The Division of Adolescent and Young Adult Medicine promotes and advocates for the well-being of adolescents, their families, and communities. The Behavioral Services Program in the Division of Adolescent and Young Adult Medicine is an integral part of a comprehensive treatment team providing adolescents and their families with a range of services to address their unique needs. This placement offers interns opportunities for training and interdisciplinary collaboration working with patients with multiple clinical and case management needs. The client pool includes a diverse, primarily low-income population of adolescents and families referred for services by physicians specializing in adolescent medicine and other health providers in surrounding communities, schools, probation departments and other entities. Common diagnostic concerns include family problems, depression, disruptive behavior, eating disorders, substance abuse, transitional age and sexual identity issues. Intern training includes supervised individual, family and group therapy, weekly didactic and case conferencing, and collaboration with experienced adolescent medicine therapists, physicians and other health care providers.
The Assessment, Consultation and Evaluation (ACE) rotation for doctoral psychology interns involves taking an active clinical role in an interprofessional evaluation and treatment clinic for children and adolescents who present with a variety of internalizing and externalizing disorders, and who may benefit from medication as part of a comprehensive treatment plan. Children seen in the clinic are referred from across all program areas and present with a variety of complex mental health, medical and developmental needs. ACE interns receive training in select evidence-based practices that include the Incredible Years Parent and Child Groups, Coping Cat and Rainbow groups for mood dysregulation. Services are provided in a team-based integrated care approach, which provides interns with a unique opportunity to expand their clinical skills in an ambulatory clinic setting. Interns in the ACE rotation gain experience delivering mental health services, including brief assessments and short-term intervention in collaboration with developmental-behavioral pediatricians, occupational therapists, nurse care managers and speech language pathologists. Additionally, ACE interns play an important consultative role and have the opportunity to collaborate with primary therapists, child and adolescent psychiatrists and community providers to help clients reach their optimal functioning. Interns will receive sub-specialty supervision, participate in interprofessional didactic activities and case presentations and gain leadership experience in team-based integrated care. This specialization provides interns with the foundational skills necessary to become leaders in dynamic, interprofessional and integrated care environments.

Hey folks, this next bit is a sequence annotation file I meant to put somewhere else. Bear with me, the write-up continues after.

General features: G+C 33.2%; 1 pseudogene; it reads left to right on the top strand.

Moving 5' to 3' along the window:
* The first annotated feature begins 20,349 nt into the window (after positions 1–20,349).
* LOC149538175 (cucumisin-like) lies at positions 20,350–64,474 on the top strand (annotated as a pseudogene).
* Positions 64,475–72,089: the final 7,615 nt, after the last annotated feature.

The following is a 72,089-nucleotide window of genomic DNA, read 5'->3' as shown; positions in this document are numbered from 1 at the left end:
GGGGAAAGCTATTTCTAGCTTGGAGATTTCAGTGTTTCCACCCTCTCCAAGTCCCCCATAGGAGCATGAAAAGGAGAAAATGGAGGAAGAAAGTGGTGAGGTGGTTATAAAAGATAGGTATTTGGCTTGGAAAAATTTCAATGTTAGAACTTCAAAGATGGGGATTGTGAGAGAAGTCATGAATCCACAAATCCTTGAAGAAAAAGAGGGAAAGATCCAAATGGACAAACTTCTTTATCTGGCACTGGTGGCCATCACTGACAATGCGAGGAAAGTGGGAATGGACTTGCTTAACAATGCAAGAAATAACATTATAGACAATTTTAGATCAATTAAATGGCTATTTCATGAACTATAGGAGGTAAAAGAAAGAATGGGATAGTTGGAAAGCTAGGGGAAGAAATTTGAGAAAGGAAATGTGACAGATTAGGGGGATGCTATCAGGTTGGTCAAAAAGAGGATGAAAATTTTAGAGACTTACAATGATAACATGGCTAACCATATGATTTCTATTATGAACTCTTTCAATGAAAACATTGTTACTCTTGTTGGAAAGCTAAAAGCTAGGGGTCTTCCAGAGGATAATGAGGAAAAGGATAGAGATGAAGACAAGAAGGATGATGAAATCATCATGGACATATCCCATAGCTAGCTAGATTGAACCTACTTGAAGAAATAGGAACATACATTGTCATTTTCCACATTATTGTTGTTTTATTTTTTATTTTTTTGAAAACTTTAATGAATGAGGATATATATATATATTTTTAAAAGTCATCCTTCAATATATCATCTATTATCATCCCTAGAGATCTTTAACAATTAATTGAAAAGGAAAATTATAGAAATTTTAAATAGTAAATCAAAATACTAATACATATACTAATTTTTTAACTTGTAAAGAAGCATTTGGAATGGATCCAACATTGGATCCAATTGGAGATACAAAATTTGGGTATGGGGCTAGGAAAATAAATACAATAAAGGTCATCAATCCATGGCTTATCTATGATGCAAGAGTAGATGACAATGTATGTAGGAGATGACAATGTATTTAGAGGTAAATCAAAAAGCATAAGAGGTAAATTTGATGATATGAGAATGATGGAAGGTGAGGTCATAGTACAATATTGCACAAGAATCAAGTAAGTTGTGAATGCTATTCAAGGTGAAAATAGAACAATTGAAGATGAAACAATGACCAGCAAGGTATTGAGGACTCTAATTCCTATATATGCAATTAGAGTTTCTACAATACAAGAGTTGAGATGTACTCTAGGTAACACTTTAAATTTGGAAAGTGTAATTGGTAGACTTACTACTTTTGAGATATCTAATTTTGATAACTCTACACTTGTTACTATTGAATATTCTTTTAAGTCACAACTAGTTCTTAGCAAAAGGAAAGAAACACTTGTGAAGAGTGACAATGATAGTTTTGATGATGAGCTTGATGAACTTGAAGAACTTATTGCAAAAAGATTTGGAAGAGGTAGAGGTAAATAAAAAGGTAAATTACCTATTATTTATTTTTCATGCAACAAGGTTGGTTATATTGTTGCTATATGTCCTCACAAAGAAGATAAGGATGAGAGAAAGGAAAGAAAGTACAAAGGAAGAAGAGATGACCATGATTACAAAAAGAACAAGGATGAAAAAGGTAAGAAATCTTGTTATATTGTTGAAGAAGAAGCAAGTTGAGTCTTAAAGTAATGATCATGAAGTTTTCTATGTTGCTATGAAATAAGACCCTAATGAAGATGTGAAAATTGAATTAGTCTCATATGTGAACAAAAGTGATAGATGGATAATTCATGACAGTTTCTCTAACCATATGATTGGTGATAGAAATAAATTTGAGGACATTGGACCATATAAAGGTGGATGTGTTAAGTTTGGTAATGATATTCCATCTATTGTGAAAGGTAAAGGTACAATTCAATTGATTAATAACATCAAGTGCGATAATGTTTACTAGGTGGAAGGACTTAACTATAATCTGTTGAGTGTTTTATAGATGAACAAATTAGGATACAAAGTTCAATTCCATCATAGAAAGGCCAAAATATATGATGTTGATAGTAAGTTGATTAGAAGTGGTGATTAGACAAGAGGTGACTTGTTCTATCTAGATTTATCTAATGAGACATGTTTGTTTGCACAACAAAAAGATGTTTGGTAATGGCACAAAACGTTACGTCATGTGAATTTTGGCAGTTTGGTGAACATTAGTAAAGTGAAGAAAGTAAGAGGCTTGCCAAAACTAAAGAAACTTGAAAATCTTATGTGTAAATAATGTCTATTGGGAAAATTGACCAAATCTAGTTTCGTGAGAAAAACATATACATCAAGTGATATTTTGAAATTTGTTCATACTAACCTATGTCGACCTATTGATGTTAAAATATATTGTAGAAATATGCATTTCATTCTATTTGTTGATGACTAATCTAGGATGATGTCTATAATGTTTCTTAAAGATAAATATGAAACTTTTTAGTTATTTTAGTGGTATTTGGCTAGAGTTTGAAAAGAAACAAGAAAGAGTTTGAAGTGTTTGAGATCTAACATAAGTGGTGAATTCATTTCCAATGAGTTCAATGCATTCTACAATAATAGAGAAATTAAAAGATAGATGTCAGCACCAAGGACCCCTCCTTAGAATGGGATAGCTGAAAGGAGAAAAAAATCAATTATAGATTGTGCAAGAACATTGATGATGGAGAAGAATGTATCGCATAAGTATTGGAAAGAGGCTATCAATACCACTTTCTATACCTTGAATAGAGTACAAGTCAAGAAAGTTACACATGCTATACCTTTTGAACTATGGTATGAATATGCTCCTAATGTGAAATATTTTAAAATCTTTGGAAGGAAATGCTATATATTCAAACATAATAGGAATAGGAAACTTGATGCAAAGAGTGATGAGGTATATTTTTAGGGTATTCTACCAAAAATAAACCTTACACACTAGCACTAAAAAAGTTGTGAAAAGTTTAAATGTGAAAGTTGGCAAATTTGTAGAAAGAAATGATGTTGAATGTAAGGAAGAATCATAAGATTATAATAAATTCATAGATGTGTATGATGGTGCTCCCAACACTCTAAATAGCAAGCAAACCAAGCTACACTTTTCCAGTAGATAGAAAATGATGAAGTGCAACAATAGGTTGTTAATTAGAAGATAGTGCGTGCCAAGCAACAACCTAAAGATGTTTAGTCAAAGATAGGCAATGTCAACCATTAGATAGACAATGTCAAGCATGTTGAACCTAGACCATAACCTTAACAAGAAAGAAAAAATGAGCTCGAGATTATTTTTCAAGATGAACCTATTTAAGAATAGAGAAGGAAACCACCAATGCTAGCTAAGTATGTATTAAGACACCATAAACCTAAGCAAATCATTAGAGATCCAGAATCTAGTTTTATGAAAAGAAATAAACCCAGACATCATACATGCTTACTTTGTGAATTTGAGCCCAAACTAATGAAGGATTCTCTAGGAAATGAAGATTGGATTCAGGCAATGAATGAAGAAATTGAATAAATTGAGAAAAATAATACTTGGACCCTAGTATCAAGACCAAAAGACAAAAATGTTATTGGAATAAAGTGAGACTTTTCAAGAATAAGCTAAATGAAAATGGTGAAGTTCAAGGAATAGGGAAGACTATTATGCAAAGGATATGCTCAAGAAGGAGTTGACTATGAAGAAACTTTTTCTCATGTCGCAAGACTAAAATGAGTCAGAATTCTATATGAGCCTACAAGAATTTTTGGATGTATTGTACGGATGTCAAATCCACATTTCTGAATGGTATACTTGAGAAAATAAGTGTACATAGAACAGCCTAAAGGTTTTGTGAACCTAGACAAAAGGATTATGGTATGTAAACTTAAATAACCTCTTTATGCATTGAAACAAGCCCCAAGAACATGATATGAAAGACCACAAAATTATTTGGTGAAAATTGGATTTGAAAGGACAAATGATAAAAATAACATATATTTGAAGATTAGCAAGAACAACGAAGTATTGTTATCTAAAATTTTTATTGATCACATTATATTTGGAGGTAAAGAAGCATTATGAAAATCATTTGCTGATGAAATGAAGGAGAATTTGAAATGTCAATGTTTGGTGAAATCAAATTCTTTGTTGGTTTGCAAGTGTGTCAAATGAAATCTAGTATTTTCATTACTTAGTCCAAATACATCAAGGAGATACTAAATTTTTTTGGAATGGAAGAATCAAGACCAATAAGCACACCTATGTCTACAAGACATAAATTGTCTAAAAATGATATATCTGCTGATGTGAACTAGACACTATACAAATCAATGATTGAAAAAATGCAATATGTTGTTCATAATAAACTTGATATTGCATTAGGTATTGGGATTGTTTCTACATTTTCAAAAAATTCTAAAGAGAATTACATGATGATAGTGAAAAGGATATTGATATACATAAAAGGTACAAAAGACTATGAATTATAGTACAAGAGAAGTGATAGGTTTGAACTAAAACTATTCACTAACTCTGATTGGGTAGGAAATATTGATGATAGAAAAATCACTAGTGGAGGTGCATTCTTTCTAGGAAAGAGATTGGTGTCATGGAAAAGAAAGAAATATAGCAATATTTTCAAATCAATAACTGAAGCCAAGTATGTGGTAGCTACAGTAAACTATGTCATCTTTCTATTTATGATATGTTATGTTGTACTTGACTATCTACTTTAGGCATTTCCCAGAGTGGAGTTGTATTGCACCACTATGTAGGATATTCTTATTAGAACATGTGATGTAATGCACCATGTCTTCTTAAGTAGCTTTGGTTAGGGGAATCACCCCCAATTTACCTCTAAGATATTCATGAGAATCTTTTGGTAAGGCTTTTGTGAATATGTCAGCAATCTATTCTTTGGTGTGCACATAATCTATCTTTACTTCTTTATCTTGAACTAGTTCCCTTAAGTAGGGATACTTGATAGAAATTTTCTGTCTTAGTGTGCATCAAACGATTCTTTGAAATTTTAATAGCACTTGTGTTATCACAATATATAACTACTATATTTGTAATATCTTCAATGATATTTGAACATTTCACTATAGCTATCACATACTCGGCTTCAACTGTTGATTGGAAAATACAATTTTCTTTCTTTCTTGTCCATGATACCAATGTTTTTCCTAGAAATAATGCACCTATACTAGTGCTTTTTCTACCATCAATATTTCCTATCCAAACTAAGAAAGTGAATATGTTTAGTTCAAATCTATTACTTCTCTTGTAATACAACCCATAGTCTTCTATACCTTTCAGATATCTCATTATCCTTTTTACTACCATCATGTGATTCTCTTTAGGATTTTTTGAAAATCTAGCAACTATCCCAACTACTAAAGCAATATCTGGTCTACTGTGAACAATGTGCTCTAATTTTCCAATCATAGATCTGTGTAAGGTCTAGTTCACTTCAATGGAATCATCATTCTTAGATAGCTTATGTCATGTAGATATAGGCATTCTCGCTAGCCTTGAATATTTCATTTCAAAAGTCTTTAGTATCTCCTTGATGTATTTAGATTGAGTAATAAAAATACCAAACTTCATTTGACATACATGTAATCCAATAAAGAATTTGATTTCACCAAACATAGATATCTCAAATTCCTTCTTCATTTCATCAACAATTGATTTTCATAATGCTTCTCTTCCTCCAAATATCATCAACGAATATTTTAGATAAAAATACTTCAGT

The Early Childhood Mental Health Sub-specialty Placement is designed to provide exposure to a variety of clinical and consultative models appropriate for working with diverse children ages birth to5 years, their caregivers/families and community agencies that serve them. Young children referred to the program include infants and toddlers in foster care or exposed to abuse or neglect; preschool-aged children with acting-out behaviors, often as a result of trauma; young children with chronic medical conditions; and children with co-occurring developmental disabilities (including autism spectrum disorders) and mental health needs. The placement offers training experiences in relationship-based interventions with young children, including training in evidence-based practices applicable to this age group. Specific models taught include child-parent psychotherapy, Incredible Years, and Floortime therapy. Services may be provided in the clinic or in-home, and include extensive collaboration with referring agencies including preschools, early intervention programs and the child welfare system. Interns are supervised using a reflective supervision model by faculty with expertise in infant-family and early childhood mental health. All supervisors in the placement are endorsed by the California Center for Infant-Family and Early Childhood Mental Health. Videotapes are regularly used as part of supervision. Most of the supervisors in the Early Childhood program speak Spanish, and interns who speak Spanish are supported in bilingual development. In addition to individual supervision, interns attend a weekly seminar focusing on a range of topics related to early childhood mental health, cultural and linguistic competence, and weekly group supervision alternating focus between child-parent psychotherapy and Floortime treatment models.